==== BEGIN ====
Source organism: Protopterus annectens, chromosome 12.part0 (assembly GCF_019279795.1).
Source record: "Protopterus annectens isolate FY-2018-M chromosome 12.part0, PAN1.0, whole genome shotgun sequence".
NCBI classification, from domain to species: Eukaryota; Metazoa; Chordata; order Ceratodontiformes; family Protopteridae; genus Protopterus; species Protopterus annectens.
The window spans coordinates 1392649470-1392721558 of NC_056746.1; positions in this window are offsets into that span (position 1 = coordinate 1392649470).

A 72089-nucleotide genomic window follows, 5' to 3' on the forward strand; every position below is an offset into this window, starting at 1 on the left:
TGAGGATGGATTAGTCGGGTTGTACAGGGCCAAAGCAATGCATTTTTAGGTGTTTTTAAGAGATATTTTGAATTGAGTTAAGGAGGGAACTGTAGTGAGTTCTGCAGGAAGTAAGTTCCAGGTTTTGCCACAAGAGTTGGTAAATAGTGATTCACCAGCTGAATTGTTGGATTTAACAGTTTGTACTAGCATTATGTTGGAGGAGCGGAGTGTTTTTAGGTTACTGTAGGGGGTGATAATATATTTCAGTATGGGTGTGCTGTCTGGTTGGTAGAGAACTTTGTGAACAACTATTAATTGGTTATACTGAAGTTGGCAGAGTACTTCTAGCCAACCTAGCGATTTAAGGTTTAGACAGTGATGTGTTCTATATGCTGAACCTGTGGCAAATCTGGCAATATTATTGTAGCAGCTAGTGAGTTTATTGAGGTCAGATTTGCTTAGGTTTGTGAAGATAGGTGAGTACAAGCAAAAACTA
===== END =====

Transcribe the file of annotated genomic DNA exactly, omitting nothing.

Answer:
Source organism: Protopterus annectens, chromosome 12.part0 (assembly GCF_019279795.1).
Source record: "Protopterus annectens isolate FY-2018-M chromosome 12.part0, PAN1.0, whole genome shotgun sequence".
NCBI classification, from domain to species: Eukaryota; Metazoa; Chordata; order Ceratodontiformes; family Protopteridae; genus Protopterus; species Protopterus annectens.
The window spans coordinates 1392649470-1392721558 of NC_056746.1; positions in this window are offsets into that span (position 1 = coordinate 1392649470).

A 72089-nucleotide genomic window follows, 5' to 3' on the forward strand; every position below is an offset into this window, starting at 1 on the left:
TGAGGATGGATTAGTCGGGTTGTACAGGGCCAAAGCAATGCATTTTTAGGTGTTTTTAAGAGATATTTTGAATTGAGTTAAGGAGGGAACTGTAGTGAGTTCTGCAGGAAGTAAGTTCCAGGTTTTGCCACAAGAGTTGGTAAATAGTGATTCACCAGCTGAATTGTTGGATTTAACAGTTTGTACTAGCATTATGTTGGAGGAGCGGAGTGTTTTTAGGTTACTGTAGGGGGTGATAATATATTTCAGTATGGGTGTGCTGTCTGGTTGGTAGAGAACTTTGTGAACAACTATTAATTGGTTATACTGAAGTTGGCAGAGTACTTCTAGCCAACCTAGCGATTTAAGGTTTAGACAGTGATGTGTTCTATATGCTGAACCTGTGGCAAATCTGGCAATATTATTGTAGCAGCTAGTGAGTTTATTGAGGTCAGATTTGCTTAGGTTTGTGAAGATAGGTGAGTACAAGCAAAAACTA